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Benefit of using the -vendor- prefix

From: Ernest Cline <ernestcline@mindspring.com>
Date: Sat, 24 Jan 2004 01:27:55 -0500
Message-ID: <410-22004162462755250@mindspring.com>
To: "Michael Day" <mikeday@yeslogic.com>
Cc: "W3C CSS List" <www-style@w3.org>

> [Original Message]
> From: Michael Day <mikeday@yeslogic.com>
> Subject: RE: [css3-page] examples in 3.3.2 (page size) are 'US-centric'(?)
> > Just because you think "A4" is obvious does not mean that others will
> > think so, or that it will turn out to be the best solution.  "A4" is
> > certainly an obvious choice to consider, but for the reasons I have
> > already given, I don't think that it is the best choice.
> It is not that *I* think that it is obvious, it is that A4 paper is
> commonly referred to as such by the wider user community. It is marketed
> and sold as being "A4 paper" and printers and photocopiers offer "A4"  
> paper trays and folders are sold as "A4 folders" for holding A4 paper and
> so on and so on. The ISO acronym never comes up outside of forums devoted
> to standardisation such as this one.
> Allowing the ISO prefix is fine and consistent. But *requiring* it is
> unnecessary, redundant, pedantic and confusing for ordinary users.

Just as the distinction between the "center" and "middle"
keywords for the 'text-align' and 'vertical-align' properties
is confusing.  Either the author will have access to the documentation
or he will using an authoring tool that hides that detail from him.
Assuming that he is writing his own CSS by hand how would he know
without consulting documentation that he needs to know to use:

@page {size: keyword;}

instead of:

:root {pagesize: keyword;}
:root {size: keyword;}
:root {height: 11in; width: 8.5in; display: page}

or any of the other ways that could be used to specify a page size?
It is only self evident once you are aware of it.  Once he is aware of
it, he might be bemused, but I doubt that he will be confused. (At least
not if the documentation is any good.)  Furthermore,  in this case
not using the prefix will just leave users confused because they will
have to remember when they can avoid using the prefix and some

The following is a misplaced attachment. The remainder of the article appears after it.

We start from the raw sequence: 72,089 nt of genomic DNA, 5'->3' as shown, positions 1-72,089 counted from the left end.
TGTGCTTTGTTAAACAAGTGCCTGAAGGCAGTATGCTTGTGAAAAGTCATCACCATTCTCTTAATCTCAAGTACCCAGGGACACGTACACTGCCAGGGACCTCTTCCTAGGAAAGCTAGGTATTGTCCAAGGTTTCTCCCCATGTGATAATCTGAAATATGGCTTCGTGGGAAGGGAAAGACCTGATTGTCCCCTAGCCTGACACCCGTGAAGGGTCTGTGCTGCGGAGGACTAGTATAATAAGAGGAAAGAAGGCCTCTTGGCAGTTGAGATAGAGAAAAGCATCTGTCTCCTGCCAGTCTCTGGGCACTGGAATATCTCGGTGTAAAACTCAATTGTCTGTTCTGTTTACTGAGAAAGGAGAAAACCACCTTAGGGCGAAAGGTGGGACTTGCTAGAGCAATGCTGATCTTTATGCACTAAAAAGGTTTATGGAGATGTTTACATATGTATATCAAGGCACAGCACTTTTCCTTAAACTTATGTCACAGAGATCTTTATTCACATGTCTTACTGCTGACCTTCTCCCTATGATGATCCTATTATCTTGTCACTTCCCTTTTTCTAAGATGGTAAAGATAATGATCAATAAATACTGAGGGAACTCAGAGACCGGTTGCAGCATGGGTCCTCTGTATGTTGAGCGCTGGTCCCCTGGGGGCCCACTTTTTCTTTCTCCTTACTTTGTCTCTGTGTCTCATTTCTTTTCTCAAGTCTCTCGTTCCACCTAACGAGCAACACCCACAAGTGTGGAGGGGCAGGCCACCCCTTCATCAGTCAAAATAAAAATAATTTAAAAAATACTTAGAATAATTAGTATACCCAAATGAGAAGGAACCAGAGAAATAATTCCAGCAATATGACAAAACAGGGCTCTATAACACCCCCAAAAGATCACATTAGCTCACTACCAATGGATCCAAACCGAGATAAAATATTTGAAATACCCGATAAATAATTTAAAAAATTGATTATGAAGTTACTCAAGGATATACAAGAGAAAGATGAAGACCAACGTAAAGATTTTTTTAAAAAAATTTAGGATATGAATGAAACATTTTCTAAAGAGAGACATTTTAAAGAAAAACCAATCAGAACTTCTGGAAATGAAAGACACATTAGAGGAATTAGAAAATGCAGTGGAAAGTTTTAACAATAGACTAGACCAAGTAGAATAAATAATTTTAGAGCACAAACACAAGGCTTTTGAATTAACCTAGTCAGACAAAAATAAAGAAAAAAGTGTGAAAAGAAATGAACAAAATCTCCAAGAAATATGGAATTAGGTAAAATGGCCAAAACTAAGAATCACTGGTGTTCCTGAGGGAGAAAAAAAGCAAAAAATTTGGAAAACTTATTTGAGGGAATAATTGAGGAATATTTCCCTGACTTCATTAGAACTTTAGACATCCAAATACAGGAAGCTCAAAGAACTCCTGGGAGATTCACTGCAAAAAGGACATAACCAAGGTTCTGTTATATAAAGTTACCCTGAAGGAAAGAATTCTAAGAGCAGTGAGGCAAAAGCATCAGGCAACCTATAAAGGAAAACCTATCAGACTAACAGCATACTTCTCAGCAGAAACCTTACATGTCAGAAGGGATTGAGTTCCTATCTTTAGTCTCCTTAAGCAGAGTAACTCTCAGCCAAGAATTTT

will forget and wonder why

@page {size:b4}

isn't working as expected.

> > Had you followed the recommendation in this case it would have been:
> > 
> > @page {size: -yeslogic-a4 }
> One look at this monstrosity makes it pretty obvious why we did not
> implement it this way. Not to mention that identifiers cannot begin with a
> hyphen-minus in CSS 2, the highest level of CSS that is currently a W3C
> Recommendation (and has not been deprecated). Only the Working Draft of
> CSS 2 Revision 1 allows this syntax.

So does the working draft of CSS 3 Syntax, and it is in use by both Opera
and Mozilla, so I truly do hope your product's CSS tokenizer is prepared
to encounter such identifiers even if it doesn't use them itself.
You're the one who used yeslogic-a4 in your example, the only thing I did
to it was add the recommended - to the front.  If the length is
then a simple -yl- or -y- as Tantek suggested should do.

> If we were implementing a new property that was likely to conflict with an
> existing or future property from another vendor, then we would need to
> qualify it appropriately to avoid conflicts. But as I said before,
> qualifying "A4" in this manner is ridiculous.
> Similarly with the extension in the usage of the portrait and landscape 
> keywords:
> @page { size: A4 landscape }
> It would be difficult to keep a straight face while documenting this:
> @page { size: -yeslogic-A4 -yeslogic-landscape }

Actually the landscape and portrait keywords are in CSS2, so there is
no need to prefix them as you aren't using them to mean anything different
than what they already meant.

> > (Note the extra - in front.)  Yes, the recommendation does put an extra
> > burden on those who seek to extend the standards beyond the current
> > recommendations, but I can't fault the reasoning behind it.
> Standardisation follows implementation, not the other way around.

Ideally they are complementary, and in this case the W3C has
provided a recommended way to experiment with implementation
so as to leave them free to handle standardization without having
to worry that they are conflicting with existing implementations.

While in this case "a4"  is not likely to cause problems, what if
the IEEE PWG had chosen to use instead of the keywords
"na_govt-letter" and "na_govt-legal" for the former US government
paper standards the keywords "na_us-letter" and "na_us-legal"?
In the context of that standard, that would be just as reasonable
as the leywords that thet IEEE PWG did choose to use.
 In the post you quoted earlier, you said Yes Logic was using
"us-letter" and "us-legal" for the 8.5"x11" and 8.5"x14" sizes that
the IEEE PWG standard identifies as "na_legal" and "na_letter".
In this case your use of the "obvious" choice could have caused
real problems beyond your just having to support a few extra
 keywords, as others could have chosen to extend their UA
to use those keywords as "na_us-letter" and "na_us-legal".
That's the main benefit of using the -vendor- prefix:
to protect your own product in case the standard or another
product that extends the standard ends up doing something
different than what you think is the "obvious" choice.
Received on Saturday, 24 January 2004 01:28:08 UTC

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